Top critical review
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Well-crafted, BUT does not compare to her earlier works.
on 9 February 2002
I would desperately love to give this book a five-star rating, being a huge fan of Le Guin, but the kindest thing that can be said about it is that it is a competent writer's work. It's in vein with the other Hainish cycles - an Earth-born envoy named Sutty, representing the Ekumen, is sent to study a world that has ruthlessly erased its entire cultural history in an overnight technological revolution. Very clearly, the historical inspiration behind this idea is the Chinese Cultural Revolution.
The Sutty character does not inspire much empathy, though one symphatises when a crucial event in her past is revealed, rather more interesting is the local officer of Aka that spies on her every move. One immediately suspects that his frightening zeal in espousing the values of his 'new' society must have some underlying personal factor, and indeed it is his character that provides the book with a much-needed emotional connection. The 'telling' of title appears to be an allegory of the art of story-making, and this forms the philosophical backdrop which is present in all of Le Guin's works.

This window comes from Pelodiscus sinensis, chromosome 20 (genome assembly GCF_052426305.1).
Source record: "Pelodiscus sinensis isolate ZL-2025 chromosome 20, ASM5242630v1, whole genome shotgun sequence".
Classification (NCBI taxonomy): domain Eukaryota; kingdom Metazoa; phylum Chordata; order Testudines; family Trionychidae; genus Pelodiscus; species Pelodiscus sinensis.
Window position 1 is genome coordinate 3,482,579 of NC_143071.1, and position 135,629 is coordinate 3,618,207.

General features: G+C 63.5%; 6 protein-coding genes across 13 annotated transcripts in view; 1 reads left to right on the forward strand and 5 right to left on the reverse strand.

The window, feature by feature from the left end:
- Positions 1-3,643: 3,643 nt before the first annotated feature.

With any other new writer on the scene this would have been a fairly laudable, though not original effort, but coming from the genius of a writer who produced the rich, incredible human complexity of The Left Hand of Darkness, The Dispossessed and the Earthsea Quartet, I was disappointed. I was also reminded of another (very different) science-fiction writer, Arthur C. Clarke, who, compared to his early works, has written frankly terrible books in his old age. Le Guin has not reached this stage with The Telling yet, fortunately. She uses the insight of advanced years to good effect, but to enjoy this book it is necessary to be supported first with a healthy respect of Le Guin at her prime.